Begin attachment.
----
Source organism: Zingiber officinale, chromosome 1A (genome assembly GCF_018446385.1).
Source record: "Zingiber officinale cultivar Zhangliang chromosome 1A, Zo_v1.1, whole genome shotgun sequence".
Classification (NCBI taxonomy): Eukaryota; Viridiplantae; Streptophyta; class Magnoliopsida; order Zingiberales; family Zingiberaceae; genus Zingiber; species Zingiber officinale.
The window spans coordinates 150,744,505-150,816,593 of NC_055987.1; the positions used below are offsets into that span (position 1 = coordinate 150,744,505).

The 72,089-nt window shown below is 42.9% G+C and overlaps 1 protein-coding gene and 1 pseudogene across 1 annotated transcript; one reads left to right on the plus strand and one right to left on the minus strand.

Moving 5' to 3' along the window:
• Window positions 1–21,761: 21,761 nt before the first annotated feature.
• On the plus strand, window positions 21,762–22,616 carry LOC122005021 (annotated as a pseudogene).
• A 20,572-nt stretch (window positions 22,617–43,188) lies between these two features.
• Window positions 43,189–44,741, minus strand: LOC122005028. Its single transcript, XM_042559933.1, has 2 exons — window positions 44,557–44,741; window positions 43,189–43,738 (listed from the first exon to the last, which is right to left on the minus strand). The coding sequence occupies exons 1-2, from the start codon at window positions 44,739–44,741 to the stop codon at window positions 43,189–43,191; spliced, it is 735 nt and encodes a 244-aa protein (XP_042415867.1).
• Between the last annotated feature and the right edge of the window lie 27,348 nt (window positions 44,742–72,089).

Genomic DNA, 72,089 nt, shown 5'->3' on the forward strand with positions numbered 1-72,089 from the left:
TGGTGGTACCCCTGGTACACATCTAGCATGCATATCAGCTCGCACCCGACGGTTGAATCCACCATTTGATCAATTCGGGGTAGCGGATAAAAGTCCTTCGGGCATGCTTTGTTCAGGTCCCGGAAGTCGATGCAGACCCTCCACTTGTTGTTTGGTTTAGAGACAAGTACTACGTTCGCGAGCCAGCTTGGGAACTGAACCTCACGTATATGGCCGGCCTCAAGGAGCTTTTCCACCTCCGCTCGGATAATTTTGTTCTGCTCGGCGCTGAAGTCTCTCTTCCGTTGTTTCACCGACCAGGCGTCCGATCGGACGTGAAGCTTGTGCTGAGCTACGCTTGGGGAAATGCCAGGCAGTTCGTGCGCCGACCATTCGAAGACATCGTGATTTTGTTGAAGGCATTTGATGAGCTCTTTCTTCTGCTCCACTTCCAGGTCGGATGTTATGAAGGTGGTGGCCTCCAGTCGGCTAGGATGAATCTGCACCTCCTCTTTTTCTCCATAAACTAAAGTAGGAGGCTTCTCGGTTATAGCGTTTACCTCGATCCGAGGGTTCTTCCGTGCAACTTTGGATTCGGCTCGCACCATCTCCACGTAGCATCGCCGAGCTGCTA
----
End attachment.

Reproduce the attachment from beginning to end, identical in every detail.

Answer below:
Source organism: Zingiber officinale, chromosome 1A (genome assembly GCF_018446385.1).
Source record: "Zingiber officinale cultivar Zhangliang chromosome 1A, Zo_v1.1, whole genome shotgun sequence".
Classification (NCBI taxonomy): Eukaryota; Viridiplantae; Streptophyta; class Magnoliopsida; order Zingiberales; family Zingiberaceae; genus Zingiber; species Zingiber officinale.
The window spans coordinates 150,744,505-150,816,593 of NC_055987.1; the positions used below are offsets into that span (position 1 = coordinate 150,744,505).

The 72,089-nt window shown below is 42.9% G+C and overlaps 1 protein-coding gene and 1 pseudogene across 1 annotated transcript; one reads left to right on the plus strand and one right to left on the minus strand.

Moving 5' to 3' along the window:
• Window positions 1–21,761: 21,761 nt before the first annotated feature.
• On the plus strand, window positions 21,762–22,616 carry LOC122005021 (annotated as a pseudogene).
• A 20,572-nt stretch (window positions 22,617–43,188) lies between these two features.
• Window positions 43,189–44,741, minus strand: LOC122005028. Its single transcript, XM_042559933.1, has 2 exons — window positions 44,557–44,741; window positions 43,189–43,738 (listed from the first exon to the last, which is right to left on the minus strand). The coding sequence occupies exons 1-2, from the start codon at window positions 44,739–44,741 to the stop codon at window positions 43,189–43,191; spliced, it is 735 nt and encodes a 244-aa protein (XP_042415867.1).
• Between the last annotated feature and the right edge of the window lie 27,348 nt (window positions 44,742–72,089).

Genomic DNA, 72,089 nt, shown 5'->3' on the forward strand with positions numbered 1-72,089 from the left:
TGGTGGTACCCCTGGTACACATCTAGCATGCATATCAGCTCGCACCCGACGGTTGAATCCACCATTTGATCAATTCGGGGTAGCGGATAAAAGTCCTTCGGGCATGCTTTGTTCAGGTCCCGGAAGTCGATGCAGACCCTCCACTTGTTGTTTGGTTTAGAGACAAGTACTACGTTCGCGAGCCAGCTTGGGAACTGAACCTCACGTATATGGCCGGCCTCAAGGAGCTTTTCCACCTCCGCTCGGATAATTTTGTTCTGCTCGGCGCTGAAGTCTCTCTTCCGTTGTTTCACCGACCAGGCGTCCGATCGGACGTGAAGCTTGTGCTGAGCTACGCTTGGGGAAATGCCAGGCAGTTCGTGCGCCGACCATTCGAAGACATCGTGATTTTGTTGAAGGCATTTGATGAGCTCTTTCTTCTGCTCCACTTCCAGGTCGGATGTTATGAAGGTGGTGGCCTCCAGTCGGCTAGGATGAATCTGCACCTCCTCTTTTTCTCCATAAACTAAAGTAGGAGGCTTCTCGGTTATAGCGTTTACCTCGATCCGAGGGTTCTTCCGTGCAACTTTGGATTCGGCTCGCACCATCTCCACGTAGCATCGCCGAGCTGCTA